Adventure with Federica Mingolla - Greenland. Establishing a new route
"How do you spell it? I can't find it on Google Maps..." this was the recurring question from all of the friends and acquaintances to whom I had spoken about my Greenland adventure with Federica Mingolla. Other questions included: "But isn't it all covered in ice?", "what mountains do they have there?", "can you climb it?” and “what do you want to do there?". No one had any experience or memories to share about this island that borders the great North. Not even the people who had been smoke jumpers in Canada in their time. No one was exactly bowled over by this project. At the same time, I must admit that my responses weren't overly convincing either. I made a lot of excuses to avoid admitting that we had very little time to prepare and that there was loads to do, including flights to buy, and bags to weigh, pack and unpack.
Finally...3,2,1...and we're off! Without too many worries about tomorrow. A three-day journey: plane, helicopter, boat and crutches were all required to get to the Tasermiut Fjord (that's how you spell it). The crutches - which will be an important part of this story - were due to a difficult heel injury caused by a fall from a boulder in Valsavaranche. In the end, not even crutches could get in the way of this trip.
Tasermiut Fjord: a wild and stunning place that is completely isolated. The first day seemed to last as long as the entire first month of our adventure. Untouched nature and fairytale landscapes. No buildings to interrupt your view and a striking silence. It took a few repeated routes with inexistent connections to understand what we were facing, along with chats with the few people who had reached those latitudes to savour the spirit of this green land that left the Vikings so amazed. In fact, perhaps the secret of this Northern land lies in the fact that it is not you that conquers it, but it that conquers you, all the while you arrive only to where it lets you. Of course, it uses the sneakiest and toughest methods to do that. It takes it time, masterfully balancing the promises it has made with its priceless horizons, which you can only dream of getting close to, along with realities made up of brutally wild settings, defended by weather conditions that are at once beautiful and unbearable. Weather conditions which destroy you and stoke your desire to continue moving forward, yet eat away at everything you have brought along with you from your previous life.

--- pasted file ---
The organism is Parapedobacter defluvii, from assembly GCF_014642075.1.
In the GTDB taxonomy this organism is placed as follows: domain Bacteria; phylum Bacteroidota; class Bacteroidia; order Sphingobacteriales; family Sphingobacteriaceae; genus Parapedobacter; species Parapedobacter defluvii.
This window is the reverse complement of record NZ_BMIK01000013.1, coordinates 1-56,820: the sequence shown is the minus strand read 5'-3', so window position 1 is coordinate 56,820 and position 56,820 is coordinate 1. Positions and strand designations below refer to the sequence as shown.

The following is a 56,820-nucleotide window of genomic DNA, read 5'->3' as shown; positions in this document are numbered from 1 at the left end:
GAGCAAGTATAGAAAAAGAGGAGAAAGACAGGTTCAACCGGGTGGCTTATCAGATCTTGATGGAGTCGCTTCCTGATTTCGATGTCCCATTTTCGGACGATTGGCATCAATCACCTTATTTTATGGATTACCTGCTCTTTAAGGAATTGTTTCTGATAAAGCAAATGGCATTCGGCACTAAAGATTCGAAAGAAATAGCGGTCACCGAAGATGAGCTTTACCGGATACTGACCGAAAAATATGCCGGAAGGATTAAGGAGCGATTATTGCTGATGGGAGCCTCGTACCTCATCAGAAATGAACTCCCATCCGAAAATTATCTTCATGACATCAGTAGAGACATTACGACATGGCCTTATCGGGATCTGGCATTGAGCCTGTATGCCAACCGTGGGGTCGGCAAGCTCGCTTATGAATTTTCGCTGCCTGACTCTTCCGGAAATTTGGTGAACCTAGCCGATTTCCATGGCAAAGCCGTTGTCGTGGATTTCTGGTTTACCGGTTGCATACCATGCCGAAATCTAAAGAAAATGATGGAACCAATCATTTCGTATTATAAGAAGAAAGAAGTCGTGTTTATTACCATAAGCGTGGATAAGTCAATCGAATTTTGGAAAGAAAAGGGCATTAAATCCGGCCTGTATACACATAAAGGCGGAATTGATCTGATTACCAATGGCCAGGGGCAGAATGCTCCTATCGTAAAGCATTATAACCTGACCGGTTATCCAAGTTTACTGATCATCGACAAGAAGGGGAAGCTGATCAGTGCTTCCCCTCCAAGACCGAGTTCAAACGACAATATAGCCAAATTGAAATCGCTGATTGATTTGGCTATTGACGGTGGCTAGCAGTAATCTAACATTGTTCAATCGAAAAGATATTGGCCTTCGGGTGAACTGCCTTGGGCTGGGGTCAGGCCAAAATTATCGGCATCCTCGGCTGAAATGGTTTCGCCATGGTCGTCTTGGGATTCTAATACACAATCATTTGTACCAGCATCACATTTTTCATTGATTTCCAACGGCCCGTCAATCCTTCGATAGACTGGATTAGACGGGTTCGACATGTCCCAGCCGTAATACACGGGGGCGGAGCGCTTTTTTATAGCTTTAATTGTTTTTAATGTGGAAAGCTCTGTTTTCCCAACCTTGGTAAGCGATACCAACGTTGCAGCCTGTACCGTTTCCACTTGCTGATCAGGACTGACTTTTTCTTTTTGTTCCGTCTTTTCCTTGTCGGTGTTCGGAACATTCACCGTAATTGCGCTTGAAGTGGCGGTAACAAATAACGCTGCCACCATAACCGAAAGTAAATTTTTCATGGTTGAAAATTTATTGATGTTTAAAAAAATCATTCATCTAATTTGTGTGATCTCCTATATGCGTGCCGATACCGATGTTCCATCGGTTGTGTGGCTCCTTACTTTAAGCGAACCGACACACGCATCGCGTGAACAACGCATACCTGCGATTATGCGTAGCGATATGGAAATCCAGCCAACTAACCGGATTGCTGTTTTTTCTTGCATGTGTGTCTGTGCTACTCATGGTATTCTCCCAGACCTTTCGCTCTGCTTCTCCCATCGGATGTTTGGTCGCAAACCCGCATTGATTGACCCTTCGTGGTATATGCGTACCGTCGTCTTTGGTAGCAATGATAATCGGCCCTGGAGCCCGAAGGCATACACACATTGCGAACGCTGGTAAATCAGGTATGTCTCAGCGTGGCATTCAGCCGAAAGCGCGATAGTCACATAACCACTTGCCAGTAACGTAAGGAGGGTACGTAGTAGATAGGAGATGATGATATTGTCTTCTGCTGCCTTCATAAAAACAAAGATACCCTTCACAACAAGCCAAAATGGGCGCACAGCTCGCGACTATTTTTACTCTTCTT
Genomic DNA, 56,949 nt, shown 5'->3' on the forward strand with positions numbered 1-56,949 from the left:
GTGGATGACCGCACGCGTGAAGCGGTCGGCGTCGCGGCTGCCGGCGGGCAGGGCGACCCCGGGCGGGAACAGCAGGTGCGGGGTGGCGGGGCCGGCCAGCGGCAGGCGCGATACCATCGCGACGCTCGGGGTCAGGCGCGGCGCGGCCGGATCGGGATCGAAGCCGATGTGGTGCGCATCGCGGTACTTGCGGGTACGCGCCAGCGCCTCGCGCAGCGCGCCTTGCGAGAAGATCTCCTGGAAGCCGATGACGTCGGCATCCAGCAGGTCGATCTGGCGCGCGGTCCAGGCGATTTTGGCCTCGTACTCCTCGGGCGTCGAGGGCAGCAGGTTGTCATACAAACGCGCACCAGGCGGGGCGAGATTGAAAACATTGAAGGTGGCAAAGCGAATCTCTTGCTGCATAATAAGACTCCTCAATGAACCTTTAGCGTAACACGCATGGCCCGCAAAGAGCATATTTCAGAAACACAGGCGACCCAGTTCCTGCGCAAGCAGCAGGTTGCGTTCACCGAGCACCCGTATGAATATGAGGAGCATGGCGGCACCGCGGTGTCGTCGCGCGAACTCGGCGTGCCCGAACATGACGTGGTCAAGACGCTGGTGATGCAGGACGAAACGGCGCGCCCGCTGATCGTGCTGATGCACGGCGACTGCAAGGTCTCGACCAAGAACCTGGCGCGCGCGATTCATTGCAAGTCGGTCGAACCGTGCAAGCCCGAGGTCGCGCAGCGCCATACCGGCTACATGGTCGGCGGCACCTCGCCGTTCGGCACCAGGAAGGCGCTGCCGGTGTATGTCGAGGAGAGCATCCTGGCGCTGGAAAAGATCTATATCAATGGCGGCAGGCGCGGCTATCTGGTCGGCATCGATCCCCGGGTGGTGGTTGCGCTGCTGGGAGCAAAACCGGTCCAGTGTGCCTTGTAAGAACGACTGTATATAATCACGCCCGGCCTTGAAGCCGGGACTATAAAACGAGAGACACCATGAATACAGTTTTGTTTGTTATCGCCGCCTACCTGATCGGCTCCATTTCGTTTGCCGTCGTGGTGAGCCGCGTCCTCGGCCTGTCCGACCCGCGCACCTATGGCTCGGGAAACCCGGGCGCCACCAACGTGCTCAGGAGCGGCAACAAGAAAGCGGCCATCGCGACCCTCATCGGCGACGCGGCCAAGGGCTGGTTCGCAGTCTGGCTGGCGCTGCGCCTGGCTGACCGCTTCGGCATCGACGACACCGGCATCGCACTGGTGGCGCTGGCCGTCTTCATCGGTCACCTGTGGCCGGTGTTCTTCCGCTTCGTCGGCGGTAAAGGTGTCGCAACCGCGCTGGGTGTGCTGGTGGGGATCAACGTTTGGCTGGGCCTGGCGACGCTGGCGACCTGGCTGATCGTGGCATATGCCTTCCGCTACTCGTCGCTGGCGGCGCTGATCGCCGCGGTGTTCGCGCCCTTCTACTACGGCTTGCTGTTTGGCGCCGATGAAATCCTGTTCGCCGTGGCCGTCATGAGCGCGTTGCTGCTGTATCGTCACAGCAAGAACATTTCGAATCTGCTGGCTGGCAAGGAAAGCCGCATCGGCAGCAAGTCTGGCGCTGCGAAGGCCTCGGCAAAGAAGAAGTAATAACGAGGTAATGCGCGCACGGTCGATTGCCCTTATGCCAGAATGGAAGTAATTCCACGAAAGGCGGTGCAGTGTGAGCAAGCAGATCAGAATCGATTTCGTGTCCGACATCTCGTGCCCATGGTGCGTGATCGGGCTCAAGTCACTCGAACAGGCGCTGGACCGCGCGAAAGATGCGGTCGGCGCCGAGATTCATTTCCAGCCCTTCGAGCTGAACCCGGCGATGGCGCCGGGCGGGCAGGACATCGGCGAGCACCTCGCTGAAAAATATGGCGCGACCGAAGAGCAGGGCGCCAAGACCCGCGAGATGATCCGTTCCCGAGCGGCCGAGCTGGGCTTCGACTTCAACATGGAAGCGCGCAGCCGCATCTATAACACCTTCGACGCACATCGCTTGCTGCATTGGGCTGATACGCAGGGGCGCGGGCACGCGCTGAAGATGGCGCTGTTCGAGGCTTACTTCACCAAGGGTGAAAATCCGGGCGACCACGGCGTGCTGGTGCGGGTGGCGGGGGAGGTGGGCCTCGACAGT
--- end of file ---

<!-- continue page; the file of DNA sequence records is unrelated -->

Nothing is wasted: everything comes back and surprises you. From the endless approaches, to the forced breaks due to bad weather, from the rock that sands your fingers and shoes, to the foxes that come to pick over the leftovers from the fish you have caught. In this setting, even the rare chatter in the obscurest of languages seem strange, like an Esperanto of gestures (what a great invention!), with the few human beings that you encounter, sharing your freeze-dried foods, fresh food, warm water (which is not to be wasted for useless washing) and alcohol (which helps a lot in losing your inhibitions when having discussions in foreign languages). And you realise that all this has helped you in your journey that took you to the base of Nalumasortoq, to its striking, stunning and never-tackled southern face (and today I presume there is a reason why).
The nights get longer, the cold becomes more intense and the walls often repel us. Windows of good weather are few and far between, the endless treks with donkey-worthy loads on our backs, uncomfortable nights spent in portaledges. Obliterated calves, endless complications in setting up our protective gear and the lashing wind that keeps you awake in your tent. The reflection of your own tiredness in the eyes of the person you are travelling with. The image of a strong person determined to finish the route, who never gives up, putting up with poor personal hygiene on the long days spent on the wall and the short nights spent snoring in the restricted space shared with your materials and gear. Only the picture depicting the jubilation felt at the top, following eight days spent tied to one another, can convey the magnitude of satisfaction, tension, exertion and tiredness that you share.
What remains of this adventure - besides the photographs of our "conquest", of the walls, panoramas, dawns, sunsets and the Aurora Borealis that repaid our sleepless nights - is the knowledge that I took part in an undertaking that has allowed me to get to know environments and people that are poles apart. From the people who travel to those places to embark on luxury hikes and the ones who survive there amidst poverty and solitude. Then there are those who stay attached to excess, because they may need it on their next trip. And we shouldn’t forget those who offer you their dinner just for the pure joy of sharing. It's lovely to remember the days spent playing "Belote" with our French friends, those spent cooking with the Italians who joined us, or with the American paleontologists visiting this corner of the world. Those days spent with the Swiss photographers, and with the fisherman who gave me his hat when we met and with whom there was "chat" in "Greenlandic", without either party owing anything to or expecting anything in return.